Missouri Governor Activates National Guard in Ferguson

Ferguson
Governor Nixon issued the order in advance of the grand jury's decision, to head off an repeat of the "ugliness" that occurred in recent months. Reuters

Updated | Missouri Governor Jay Nixon has issued an executive order allowing the National Guard to become active in Ferguson, Missouri, if it is needed. Nixon first announced the National Guard may become involved last week. "That ugliness was not representative of Missouri and cannot be repeated," Nixon said on November 11 in reference to the protests that happened after Michael Brown shooting death at the hands of Officer Darren Wilson.

The results of the grand jury trial in the case of Brown's death are expected any day and protests are expected throughout the country in the event Wilson is not indicted. The Ferguson National Response Network has a series of protests planned around the country, both for the day of and the day after the results of the grand jury are announced.

The executive order is valid for 30 days and declares a state of emergency.

"NOW, THEREFORE, I, JEREMIAH W. (JAY) NIXON, GOVERNOR OF THE STATE OF MISSOURI, by virtue of the authority vested in me by the Constitution and Laws of the State of Missouri, including Sections 44.010 through 44.130, RSMo, do hereby declare a State of Emergency exists in the State of Missouri. I further direct the Missouri State Highway Patrol together with the St. Louis County Police Department and the St. Louis Metropolitan Police Department to operate as a Unified Command to protect civil rights and ensure public safety in the City of Ferguson and the St. Louis region."

In an accompanying statement, Nixon explained, "As part of our ongoing efforts to plan and be prepared for any contingency, it is necessary to have these resources in place in advance of any announcement of the grand jury's decision. These additional resources will support law enforcement's efforts to maintain peace and protest those exercising their right to free speech. The National Guard is well-suited to provide security at command posts, fire stations and other locations that will free up law enforcement officers to remain focused on community policing and protecting constitutional rights." St. Louis Mayor Francis Slay supported Nixon's decision.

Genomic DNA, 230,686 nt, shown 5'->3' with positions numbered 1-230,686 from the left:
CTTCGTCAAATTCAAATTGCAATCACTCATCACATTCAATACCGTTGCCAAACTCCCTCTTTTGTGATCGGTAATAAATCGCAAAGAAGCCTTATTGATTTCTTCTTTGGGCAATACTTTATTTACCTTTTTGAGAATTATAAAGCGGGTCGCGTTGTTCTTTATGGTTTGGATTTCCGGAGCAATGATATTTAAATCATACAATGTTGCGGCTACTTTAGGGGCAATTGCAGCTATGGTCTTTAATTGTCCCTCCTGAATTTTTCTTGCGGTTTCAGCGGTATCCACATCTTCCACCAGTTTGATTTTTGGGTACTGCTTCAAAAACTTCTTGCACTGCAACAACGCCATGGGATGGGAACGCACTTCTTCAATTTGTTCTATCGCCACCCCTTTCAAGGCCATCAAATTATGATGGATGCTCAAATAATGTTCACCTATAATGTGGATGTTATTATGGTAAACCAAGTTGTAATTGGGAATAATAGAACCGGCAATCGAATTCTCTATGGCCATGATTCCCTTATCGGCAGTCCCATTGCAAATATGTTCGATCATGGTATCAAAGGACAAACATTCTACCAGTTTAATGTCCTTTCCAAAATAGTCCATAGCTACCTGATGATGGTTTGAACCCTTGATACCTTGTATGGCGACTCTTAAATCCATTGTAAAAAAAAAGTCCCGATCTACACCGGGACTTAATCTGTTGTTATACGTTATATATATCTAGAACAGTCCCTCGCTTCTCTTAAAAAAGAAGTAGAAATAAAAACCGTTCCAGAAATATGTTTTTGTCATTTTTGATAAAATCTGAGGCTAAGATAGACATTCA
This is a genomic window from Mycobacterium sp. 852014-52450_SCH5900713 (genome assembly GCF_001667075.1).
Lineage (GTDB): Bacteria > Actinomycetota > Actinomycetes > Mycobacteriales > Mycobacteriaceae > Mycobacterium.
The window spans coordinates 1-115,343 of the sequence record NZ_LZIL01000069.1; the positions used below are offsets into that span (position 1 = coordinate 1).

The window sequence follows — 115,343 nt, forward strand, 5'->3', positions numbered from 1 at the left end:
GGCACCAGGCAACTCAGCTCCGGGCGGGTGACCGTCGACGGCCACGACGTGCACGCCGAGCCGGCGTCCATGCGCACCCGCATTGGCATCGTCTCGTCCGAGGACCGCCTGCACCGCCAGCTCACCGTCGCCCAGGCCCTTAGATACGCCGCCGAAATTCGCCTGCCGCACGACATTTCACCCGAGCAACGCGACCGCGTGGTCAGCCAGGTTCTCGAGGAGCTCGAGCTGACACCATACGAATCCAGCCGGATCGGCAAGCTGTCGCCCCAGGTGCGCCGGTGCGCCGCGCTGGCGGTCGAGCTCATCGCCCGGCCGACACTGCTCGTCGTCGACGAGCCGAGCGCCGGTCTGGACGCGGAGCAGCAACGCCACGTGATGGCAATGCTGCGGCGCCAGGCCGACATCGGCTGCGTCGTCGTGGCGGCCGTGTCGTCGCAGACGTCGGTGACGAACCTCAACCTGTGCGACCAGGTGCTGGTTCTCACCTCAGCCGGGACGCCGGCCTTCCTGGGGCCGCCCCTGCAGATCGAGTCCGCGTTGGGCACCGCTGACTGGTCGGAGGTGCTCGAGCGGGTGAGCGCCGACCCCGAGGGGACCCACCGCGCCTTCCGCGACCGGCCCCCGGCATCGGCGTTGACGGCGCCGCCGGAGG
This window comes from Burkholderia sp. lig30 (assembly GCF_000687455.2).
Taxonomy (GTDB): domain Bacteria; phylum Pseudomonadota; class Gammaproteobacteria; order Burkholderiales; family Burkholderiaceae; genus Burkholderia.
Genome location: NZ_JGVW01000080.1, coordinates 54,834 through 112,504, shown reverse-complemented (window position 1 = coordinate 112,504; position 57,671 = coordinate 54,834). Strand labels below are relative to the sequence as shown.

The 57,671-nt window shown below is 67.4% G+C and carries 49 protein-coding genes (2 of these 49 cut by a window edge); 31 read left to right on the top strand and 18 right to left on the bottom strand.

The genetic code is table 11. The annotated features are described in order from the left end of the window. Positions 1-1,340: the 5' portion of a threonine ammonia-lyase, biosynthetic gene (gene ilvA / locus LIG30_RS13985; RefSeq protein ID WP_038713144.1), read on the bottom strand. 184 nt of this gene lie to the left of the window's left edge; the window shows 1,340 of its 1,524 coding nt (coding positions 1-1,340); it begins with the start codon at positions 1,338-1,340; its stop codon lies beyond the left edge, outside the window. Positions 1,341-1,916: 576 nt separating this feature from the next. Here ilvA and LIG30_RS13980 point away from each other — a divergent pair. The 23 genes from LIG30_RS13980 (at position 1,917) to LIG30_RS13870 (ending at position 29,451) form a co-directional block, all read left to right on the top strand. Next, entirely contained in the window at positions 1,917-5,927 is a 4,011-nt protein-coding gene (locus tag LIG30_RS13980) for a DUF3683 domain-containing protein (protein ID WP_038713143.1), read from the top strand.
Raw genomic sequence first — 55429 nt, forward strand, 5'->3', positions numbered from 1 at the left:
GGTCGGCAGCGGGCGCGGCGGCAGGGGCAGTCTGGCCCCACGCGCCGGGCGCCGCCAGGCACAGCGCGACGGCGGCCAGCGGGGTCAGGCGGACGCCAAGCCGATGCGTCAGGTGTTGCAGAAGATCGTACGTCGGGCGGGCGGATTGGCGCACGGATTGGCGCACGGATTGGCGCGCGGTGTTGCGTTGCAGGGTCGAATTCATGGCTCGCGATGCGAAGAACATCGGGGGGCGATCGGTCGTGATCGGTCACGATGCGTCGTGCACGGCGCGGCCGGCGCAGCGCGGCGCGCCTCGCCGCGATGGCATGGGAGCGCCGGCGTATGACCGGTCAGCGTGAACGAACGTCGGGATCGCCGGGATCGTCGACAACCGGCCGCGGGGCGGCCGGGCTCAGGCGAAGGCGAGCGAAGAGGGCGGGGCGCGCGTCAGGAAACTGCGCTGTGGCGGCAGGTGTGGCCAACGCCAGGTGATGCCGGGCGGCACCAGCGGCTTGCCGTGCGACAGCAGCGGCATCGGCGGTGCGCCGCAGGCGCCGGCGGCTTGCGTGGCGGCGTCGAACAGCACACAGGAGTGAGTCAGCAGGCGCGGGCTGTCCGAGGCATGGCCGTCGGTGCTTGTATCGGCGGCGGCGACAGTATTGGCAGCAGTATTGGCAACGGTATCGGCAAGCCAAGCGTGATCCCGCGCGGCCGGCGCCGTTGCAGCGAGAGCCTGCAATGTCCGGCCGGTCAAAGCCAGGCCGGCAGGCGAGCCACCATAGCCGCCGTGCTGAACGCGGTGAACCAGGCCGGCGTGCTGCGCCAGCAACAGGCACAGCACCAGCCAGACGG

St. Louis Metropolitan Police Chief Sam Dotson told reporters, "Having the support of the National Guard available will enable local officers to continue to respond promptly to calls for service." County Police Chief Jon Belmar agreed, "We have taken tremendous strides over the past three months, as our officers have undergone thousands of hours of additional training and reached out to build strong relationships across the community. These additional resources will enhance our ability to achieve our key responsibilities: keeping the public safe, protecting property and enabling people to exercise their constitutional rights."

"These past three months have been challenging for our community, but we have come together in many measurable ways," said Captain Ron Johnson, commander of Missouri State Highway Patrol, who played a major role in calming protests earlier this fall. "The power of communication within the community has allowed us to take steps toward peaceful change that demonstrate the true character of North County. The availability of the National Guard will ensure that law enforcement has the resources to protect three things vital to our community: public safety, property and the constitutional rights of all."

Wilson has not been seen publicly since August 9, when he was placed on the paid administrative leave. Though Wilson has been somewhat of a ghost since shooting Brown, three videos of him have emerged: One in which he leaves the hospital with a lawyer and police officers, another in which he enters the police department, and a third in which he threatens to arrest Mike Arman for recording their interaction. Wilson went on to arrest Arman for "failure to comply." Police Chief Tom Jackson has said in the event Wilson is not indicted, he would be legally able to return to the police force, pending a separate investigation by the Ferguson police department.